September 2022 global news roundup: Hostilities in former Soviet states; Right-wing political victories, referendums, and political developments; The UK’s sombre September; Protests and human rights abuses

Flag of Ukraine (Photo by Max Kukurudziak on Unsplash)

This roundup summarises the most important news stories around the world in the last month (September 2022).

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In successful counter-offensives, with its largest battle victory and territorial gains since fending off advances on the country’s capital in February and March, Ukrainian armed forces retook thousands of square kilometres of territory. In response, Russia announced a partial military mobilisation – its first since the Second World War in 1941 – with up to 300,000 soldiers potentially added to the military. In addition, four Russian-occupied regions in Ukraine conducted referendums, though the results have been largely dismissed as illegitimate.

Fighting between two former Soviet countries, Armenia and Azerbaijan, erupted along their shared border, in the worst escalation of hostilities of the decades-long conflict since the 2020 war. About 100 combatants were killed in fighting over the disputed territory of Nagorno-Karabakh. In the region too, heavy fighting between Kyrgyzstan and Tajikistan along their border led to the deaths of dozens.

Overall, with multiple conflicts and threats to food insecurity around the world, the United Nations also warned of widespread famine, with 350 million people around the world at risk of starvation.

Right-wing political victories, referendums, and political developments

Italians elected its most far-right government since the end of the Second World War, likely led by the country’s first female prime minister, Giorgia Meloni, whose party’s right-wing coalition won about 45 per of the vote. The Swedish right-wing bloc, led by the Sweden Democrats, won a slim majority, and the sitting prime minister said she would resign. In both countries, immigration appeared to be the most salient issue for voters.

In Colombia, voters rejected the country’s new constitution in a mandatory referendum. And in Cuba, in a landmark referendum, voters voted to legalise same-sex marriage and adoption.

Politically too, in Kenya, the supreme court unanimously dismissed several petitions calling for results of the August presidential election to be annulled, thereby upholding the victory of current deputy president William Ruto. In Malaysia, Rosmah Mansor, the wife of former Malaysian prime minister Najib Razak – currently imprisoned for 12 years for his role in the multi-billion-dollar 1MDB scandal – was sentenced to 10 years in prison and heavily fined after she was convicted of corruption. And in the Solomon Islands, the prime minister pushed a constitutional amendment which would delay next year’s national elections until 2024.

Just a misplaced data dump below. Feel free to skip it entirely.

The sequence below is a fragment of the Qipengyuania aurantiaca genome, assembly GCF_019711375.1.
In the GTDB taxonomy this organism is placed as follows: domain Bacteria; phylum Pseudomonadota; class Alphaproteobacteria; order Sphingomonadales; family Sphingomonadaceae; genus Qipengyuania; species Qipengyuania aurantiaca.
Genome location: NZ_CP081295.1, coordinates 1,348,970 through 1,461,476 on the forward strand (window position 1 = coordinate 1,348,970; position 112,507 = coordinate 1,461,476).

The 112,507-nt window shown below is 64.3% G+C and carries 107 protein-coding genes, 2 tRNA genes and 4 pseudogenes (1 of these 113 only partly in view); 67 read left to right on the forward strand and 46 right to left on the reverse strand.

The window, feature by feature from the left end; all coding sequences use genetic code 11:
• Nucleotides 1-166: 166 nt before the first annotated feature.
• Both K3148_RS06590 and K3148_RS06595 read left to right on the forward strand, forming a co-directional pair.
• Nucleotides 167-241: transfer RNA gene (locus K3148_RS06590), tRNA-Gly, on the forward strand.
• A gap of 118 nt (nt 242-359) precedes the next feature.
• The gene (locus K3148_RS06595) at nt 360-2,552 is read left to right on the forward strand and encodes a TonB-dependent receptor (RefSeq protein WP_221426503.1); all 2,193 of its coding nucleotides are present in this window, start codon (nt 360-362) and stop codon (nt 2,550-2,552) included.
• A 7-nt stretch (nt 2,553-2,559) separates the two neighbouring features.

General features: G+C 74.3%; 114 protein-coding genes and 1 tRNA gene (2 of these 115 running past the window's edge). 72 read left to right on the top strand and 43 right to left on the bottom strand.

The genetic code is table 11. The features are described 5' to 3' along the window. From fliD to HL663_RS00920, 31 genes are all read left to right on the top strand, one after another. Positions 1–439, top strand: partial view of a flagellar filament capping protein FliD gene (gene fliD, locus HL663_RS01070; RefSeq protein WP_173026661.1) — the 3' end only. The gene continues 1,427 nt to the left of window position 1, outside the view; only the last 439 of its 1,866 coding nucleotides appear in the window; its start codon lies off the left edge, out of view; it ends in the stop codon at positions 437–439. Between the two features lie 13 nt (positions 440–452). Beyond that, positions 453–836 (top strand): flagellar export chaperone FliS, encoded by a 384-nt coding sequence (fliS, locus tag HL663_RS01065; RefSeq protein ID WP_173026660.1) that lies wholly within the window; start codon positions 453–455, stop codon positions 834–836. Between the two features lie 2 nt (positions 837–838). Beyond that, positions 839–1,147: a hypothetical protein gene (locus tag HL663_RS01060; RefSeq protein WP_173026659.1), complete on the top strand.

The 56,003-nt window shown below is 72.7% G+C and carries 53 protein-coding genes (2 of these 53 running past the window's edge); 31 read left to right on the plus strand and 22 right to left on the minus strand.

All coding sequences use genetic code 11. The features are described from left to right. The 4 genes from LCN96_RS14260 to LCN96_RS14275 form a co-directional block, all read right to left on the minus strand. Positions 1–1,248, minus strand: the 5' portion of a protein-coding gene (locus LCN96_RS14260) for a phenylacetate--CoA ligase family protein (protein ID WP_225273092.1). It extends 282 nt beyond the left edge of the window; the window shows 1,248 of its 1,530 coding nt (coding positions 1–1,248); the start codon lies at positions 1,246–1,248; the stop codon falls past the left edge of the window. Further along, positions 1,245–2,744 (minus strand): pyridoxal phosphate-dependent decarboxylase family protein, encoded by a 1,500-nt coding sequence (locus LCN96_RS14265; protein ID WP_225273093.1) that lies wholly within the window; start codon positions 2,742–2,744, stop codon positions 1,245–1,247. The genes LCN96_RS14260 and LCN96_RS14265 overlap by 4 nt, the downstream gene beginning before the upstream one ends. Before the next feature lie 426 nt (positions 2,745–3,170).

The UK’s sombre September

After winning leadership of the Conservative Party by a vote of 57 to 43 per cent over the former chancellor of the Exchequer Rishi Sunak, diplomat Liz Truss became the United Kingdom’s (UK) next prime minister. Days later, Queen Elizabeth II died at the age of 96. Her son Charles will rule officially as King Charles III. And in end-September, following market turmoil – including the British pound plunging to a record low against the US dollar – the Bank of England pledged to calm markets by buying long-term government bonds.

In the United States, in a bid to cool inflation, the Federal Reserve approved its third consecutive 0.75 percentage point interest-rate increase.

Protests and human rights abuses

Over strong Beijing objection, the United Nations released a long-awaited report accusing China of human rights abuses against the Uyghurs in the Xinjiang region. In Iran, initial protests centred on the country’s strict Islamic dress code, focused on the hijab, has broadened into demonstrations against the regime’s abusive treatment of its own people. Dozens of protests have been killed. Thousands in Indonesia protested against the government’s price hike on subsidised fuel, and similarly thousands in Prague protested over an energy crisis, against rising energy bills and cost of living.

September was an especially eventful month, marked unfortunately by a series of man-made and natural disasters across different countries:

  • There were explosions and bombs in Afghanistan, Burkina Faso, and Colombia. Stabbings or shootings were reported in Canada, Russia, Thailand, and the US.
  • Disaster struck pilgrims, migrants, and the persecuted in Bangladesh, Myanmar, Syria, and the US. Israel struck a Syrian airport and raided the West Bank.
  • China, Papua New Guinea, and Taiwan were struck by earthquakes. India experienced lightning strikes and heavy rains and Italy too had intense rainstorms. Heavy rains too triggered landslides in Uganda, and Nepal was also the victim of landslides. Similarly, there was a typhoon in Japan, mounting deaths from rising floods in Pakistan, and Puerto Rico was left without power after a hurricane.

There were other unfortunate deadly incidents: China (bus crash, restaurant fire), India (wall collapse), Iraq (continued violent clashes, car crash), Jordan (building collapse), Kenya (cattle raiders), New Zealand (boat collision), Pakistan (two chopper crashes), South Africa (mine dam wall collapse), Spain (deadly bull-running festivals) and Vietnam (karaoke bar fire).

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